The RNA-Seq analysis at the transcript isoform level also identified the p53 pathway as one of the most significantly enriched functional categories. Remarkably, the p53 pathway was highly overexpressed only in the cell line expressing mutated TP53, and not in the p53-null cell line. In addition, upregulation of p53 targets was observed in WT and mutated TP53 myeloma cells treated with amiloride. These results, together with the fact that the inhibition of p53 protein activity prevents amiloride-induced cell death, even in two mutated TP53 cell lines, demonstrate that amiloride-induced apoptosis in myeloma cells is dependent on p53 activation and is independent of the mutational status of TP53. Apart from that, the reduction in cell viability in the amiloride-treated p53-null cell line supports the notion that other mechanisms independent of p53, such as the spliceosomal machinery disruption observed in JJN3 cell line, are involved in amiloride activity.
Amiloride has been used for many years as adjuvant treatment with thiazide diuretics in congestive heart failure and hypertension (42–45). Here, we demonstrate for the first time the therapeutic potential of amiloride in multiple myeloma. The concentration of amiloride used in the in vivo experiments is higher than that commonly used as a potassium-sparing diuretic, suggesting that a higher dose would be needed to produce the anti-multiple myeloma effect. The toxicity profile of this drug is very well known and the main side effect is hyperkalemia, which could be the main factor that limits the use of amiloride as an antimyeloma drug. To minimize this risk, a careful electrolyte monitoring along with the coadministration of a kaliuretic agent or the use of new oral agents for the hyperkalemia treatment, such as patiromer calcium (46–48) and ZS-9 (zirconium cyclosilicate; refs. 48–50), could be required. Moreover, attempts to develop amiloride analogues that show reduced diuretic and antikaliuretic effects retaining or enhancing anticancer activity are currently underway in different laboratories. On the other hand, as reported in other studies (23, 32), we did not find any significant systemic toxicity in the mice treated with amiloride, and the viability of the lymphocyte population either from multiple myeloma patients or healthy donors was not affected, even at the highest dose.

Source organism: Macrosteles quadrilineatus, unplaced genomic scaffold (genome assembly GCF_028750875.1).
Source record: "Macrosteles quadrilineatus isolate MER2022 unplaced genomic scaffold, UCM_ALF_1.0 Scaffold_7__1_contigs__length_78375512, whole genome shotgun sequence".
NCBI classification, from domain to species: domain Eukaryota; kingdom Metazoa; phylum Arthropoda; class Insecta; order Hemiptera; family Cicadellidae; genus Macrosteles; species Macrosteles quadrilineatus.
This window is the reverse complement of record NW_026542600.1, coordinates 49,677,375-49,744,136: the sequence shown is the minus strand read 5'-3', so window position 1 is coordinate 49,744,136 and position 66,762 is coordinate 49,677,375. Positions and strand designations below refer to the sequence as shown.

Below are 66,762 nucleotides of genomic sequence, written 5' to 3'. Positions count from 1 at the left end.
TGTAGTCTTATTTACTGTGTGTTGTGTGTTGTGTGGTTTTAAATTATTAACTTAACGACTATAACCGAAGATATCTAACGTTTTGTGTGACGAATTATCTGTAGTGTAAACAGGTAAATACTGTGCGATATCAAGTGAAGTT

Our results also revealed that the antimyeloma activity of amiloride was mediated through spliceosome modulation and involved the p53 pathway. In fact, p53 signaling was activated after amiloride exposure, independently of the mutational status of TP53. On the other hand, amiloride was also able to induce apoptosis in myeloma cells that did not express p53.
In conclusion, these findings together with the possibility of combining amiloride with melphalan, dexamethasone, or lenalidomide or pomalidomide, support the initiation of clinical trials including amiloride for patients with relapsed and refractory multiple myeloma, particularly for those with 17p deletion or TP53 mutations who display a poor prognosis.
Disclosure of Potential Conflicts of Interest
No potential conflicts of interest were disclosed.
Conception and design: E.A. Rojas, I. Misiewicz-Krzeminska, N.C. Gutiérrez
Development of methodology: E.A. Rojas, J.F. Martínez-Blanch, I. Misiewicz-Krzeminska
Acquisition of data (provided animals, acquired and managed patients, provided facilities, etc.): E.A. Rojas, L. San-Segundo, J.F. Martínez-Blanch, F.M. Codoñer, T. Paíno, N. Puig, M. Victoria Mateos, N.C. Gutiérrez
Analysis and interpretation of data (e.g., statistical analysis, biostatistics, computational analysis): E.A. Rojas, L.A. Corchete, J.F. Martínez-Blanch, F.M. Codoñer, T. Paíno, N. Puig, E.M. Ocio, N.C. Gutiérrez
Writing, review, and/or revision of the manuscript: E.A. Rojas, L.A. Corchete, F.M. Codoñer, N. Puig, R. García-Sanz, M. Victoria Mateos, E.M. Ocio, I. Misiewicz-Krzeminska, N.C. Gutiérrez
Administrative, technical, or material support (i.e., reporting or organizing data, constructing databases): N. Puig, R. García-Sanz, N.C. Gutiérrez
Study supervision: R. García-Sanz, I. Misiewicz-Krzeminska, N.C. Gutiérrez
The authors thank Isabel Isidro, Teresa Prieto, Vanesa Gutiérrez, Irene Aires, and José Pérez for their technical assistance; Lorena González for the help with the assays of the combinations of antimyeloma drugs; Mercedes Garayoa for the help with MSC studies; and Phil Mason for his help in reviewing the English language of the manuscript.
This study was partially supported by the Instituto de Salud Carlos III-Cofinanciación with funding from FEDER (PI13/00111 and PI16/01074), Asociación Española Contra el Cáncer (AECC, GCB120981SAN), Gerencia Regional de Salud, Junta de Castilla y León (BIO/SA57/13 and BIO/SA22/15), and the INNOCAMPUS Program (CEI10-1-0010). I. Misiewicz-Krzeminska was supported by a Black Swan Research Initiative® grant from the International Myeloma Foundation. L.A. Corchete was supported by a grant from the Fundación Española de Hematología y Hemoterapia.